With farmers opposed to culling, will Kerala be able to contain the bird flu outbreak?
State authorities have confirmed the presence of the virus in the birds in the three districts and cases of bird-deaths were also reported in Ernakulam and Kollam. Reportedly, the bird flu virus is contagious and can cause deaths in humans as well.
It's a heartbreaking situation for farmers in the southern districts of Alappuzha, Pathanamthitta and Kottayam in Kerala — hundreds of ducks have dropped dead and at least five lakh of them have to be killed.
These districts are under the grip of the bird-flu virus H5N1, that had earlier led to epidemic outbreaks in Maharashtra and West Bengal, and if immediate steps are not taken it might spread to humans as well.
State authorities have confirmed the presence of the virus in the birds in the three districts and cases of bird-deaths were also reported in Ernakulam and Kollam. Reportedly, the virus is contagious and can cause deaths in humans as well.
The only way to stop the spread of the disease is to kill all the ducks and chicken within a certain distance. Alappuzha, which is also the centre of duck farming in the state, is the epicentre of the outbreak. About five lakh ducks have to be culled in this district alone. It’s a hugely emotional and costly decision for the farmers because what they lose in this process is their livelihood.
The state government has promised compensation, but it will never be sufficient. Till the threat of the disease blows over, they will be out of work and raising another flock of ducks will take time. Each farmer in the area has thousands of ducks.
Despite the decision to cull all the ducks and chicken within a kilometre of the places where the disease has been reported, the risk of its spread and its transmission to humans appears real because of poor preventive steps. TV footage shows farmers handling the dead ducks barehand while the preventive guidelines recommend full body suits. Apparently, they had been given gloves, but most of them are not using it. They are both culling and burning the ducks without any protection.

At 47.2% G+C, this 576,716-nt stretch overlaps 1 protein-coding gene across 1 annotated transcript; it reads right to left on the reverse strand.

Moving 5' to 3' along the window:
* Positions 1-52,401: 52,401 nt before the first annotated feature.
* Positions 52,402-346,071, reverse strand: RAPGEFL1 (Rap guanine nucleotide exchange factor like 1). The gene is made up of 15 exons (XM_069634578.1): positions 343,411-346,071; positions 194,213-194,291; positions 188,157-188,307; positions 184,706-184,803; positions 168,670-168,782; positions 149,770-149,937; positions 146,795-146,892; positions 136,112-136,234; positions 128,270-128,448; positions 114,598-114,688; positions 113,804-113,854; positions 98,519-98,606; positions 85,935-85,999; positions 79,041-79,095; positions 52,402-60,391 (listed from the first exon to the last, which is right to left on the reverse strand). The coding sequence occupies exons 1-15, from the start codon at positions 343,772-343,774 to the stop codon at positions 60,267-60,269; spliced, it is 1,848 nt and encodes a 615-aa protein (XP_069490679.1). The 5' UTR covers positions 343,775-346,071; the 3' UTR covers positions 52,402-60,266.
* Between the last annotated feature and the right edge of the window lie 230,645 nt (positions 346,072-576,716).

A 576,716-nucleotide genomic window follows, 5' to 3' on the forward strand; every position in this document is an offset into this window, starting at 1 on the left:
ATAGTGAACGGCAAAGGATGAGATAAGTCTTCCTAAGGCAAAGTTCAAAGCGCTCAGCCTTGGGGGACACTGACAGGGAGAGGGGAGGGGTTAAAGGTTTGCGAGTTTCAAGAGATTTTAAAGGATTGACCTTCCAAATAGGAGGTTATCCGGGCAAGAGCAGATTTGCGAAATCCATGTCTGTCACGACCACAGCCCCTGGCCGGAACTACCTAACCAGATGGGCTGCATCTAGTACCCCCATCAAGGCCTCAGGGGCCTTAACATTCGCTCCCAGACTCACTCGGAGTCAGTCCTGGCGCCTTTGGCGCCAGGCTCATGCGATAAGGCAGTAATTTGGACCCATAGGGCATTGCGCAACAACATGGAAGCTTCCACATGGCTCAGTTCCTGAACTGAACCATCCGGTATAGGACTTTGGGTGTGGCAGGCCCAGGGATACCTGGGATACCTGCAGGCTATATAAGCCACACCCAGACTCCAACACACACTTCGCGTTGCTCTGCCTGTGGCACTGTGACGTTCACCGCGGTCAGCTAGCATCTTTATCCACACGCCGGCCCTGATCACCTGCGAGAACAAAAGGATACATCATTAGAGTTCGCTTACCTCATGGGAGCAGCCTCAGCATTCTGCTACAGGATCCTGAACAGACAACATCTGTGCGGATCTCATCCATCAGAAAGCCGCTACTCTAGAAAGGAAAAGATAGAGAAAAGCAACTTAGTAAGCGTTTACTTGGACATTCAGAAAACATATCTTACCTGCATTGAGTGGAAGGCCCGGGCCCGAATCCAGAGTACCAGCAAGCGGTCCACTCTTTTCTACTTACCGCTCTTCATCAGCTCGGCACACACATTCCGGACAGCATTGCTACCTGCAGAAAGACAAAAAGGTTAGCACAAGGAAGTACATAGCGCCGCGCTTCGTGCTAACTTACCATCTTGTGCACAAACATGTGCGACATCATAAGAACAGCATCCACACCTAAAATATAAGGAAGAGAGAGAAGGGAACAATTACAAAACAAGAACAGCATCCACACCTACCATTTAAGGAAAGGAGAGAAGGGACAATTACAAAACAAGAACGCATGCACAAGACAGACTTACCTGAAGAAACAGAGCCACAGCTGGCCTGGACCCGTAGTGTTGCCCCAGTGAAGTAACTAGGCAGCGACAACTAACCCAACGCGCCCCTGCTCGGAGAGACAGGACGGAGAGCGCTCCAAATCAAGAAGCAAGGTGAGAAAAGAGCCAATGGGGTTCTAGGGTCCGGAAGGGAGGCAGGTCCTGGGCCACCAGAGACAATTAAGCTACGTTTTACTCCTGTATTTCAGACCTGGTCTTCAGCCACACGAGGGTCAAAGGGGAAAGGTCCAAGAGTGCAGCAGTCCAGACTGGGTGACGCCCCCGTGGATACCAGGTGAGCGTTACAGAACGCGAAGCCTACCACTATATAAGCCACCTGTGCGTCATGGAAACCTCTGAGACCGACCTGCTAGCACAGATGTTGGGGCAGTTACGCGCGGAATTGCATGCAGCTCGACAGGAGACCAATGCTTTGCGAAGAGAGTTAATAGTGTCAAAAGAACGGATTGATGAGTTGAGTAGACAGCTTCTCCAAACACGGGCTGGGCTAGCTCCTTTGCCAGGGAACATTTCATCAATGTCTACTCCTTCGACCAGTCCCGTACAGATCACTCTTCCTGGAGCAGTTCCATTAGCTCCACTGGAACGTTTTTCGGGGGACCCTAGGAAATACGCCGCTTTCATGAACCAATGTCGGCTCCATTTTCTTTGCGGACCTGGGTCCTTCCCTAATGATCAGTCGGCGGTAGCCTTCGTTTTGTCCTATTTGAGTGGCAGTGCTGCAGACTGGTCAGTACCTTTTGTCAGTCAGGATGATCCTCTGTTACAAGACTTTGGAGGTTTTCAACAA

Outbreaks caused by H5N1 have been reported in different parts of the world and the spread to humans has been recorded in less than 1000 cases. In India, major outbreaks were reported in Nandurbar district in Maharashtra in 2006 and in 13 districts of West Bengal in 2008. The spread was not contained on time and hence nearly half the state was affected.
One of the obstacles to containing the spread of the disease is the opposition to culling from the farmers. In Maharashtra, more 2.5 lakh birds were killed to avoid the spread while in West Bengal, people opposed the culling because it would affect their livelihood. In both the places, people resisted the finding that the disease was caused by H5N1 and said it was nothing but a routine seasonal disease.
In Kerala too, the farmers have resisted culling because it’s their livelihood. They alleged that the reports of bird-deaths were exaggerated. When they finally reconciled to the suggestion, they wanted higher compensation because what the government originally proposed was too low. Now they will get Rs 100 for ducks which were less than two months old, and Rs 200 for others.
A lot of people, mostly duck farmers, have been exposed to the virus by now and it’s the government’s responsibility that they take the preventive medication.
Meanwhile, the economic impact of the outbreak has been instant. The prices of chicken has plummeted which will affect the profitability of poultry farms. Some reports suggested that the outbreak might also affect tourism because Alappuzha is a major destination for tourists.
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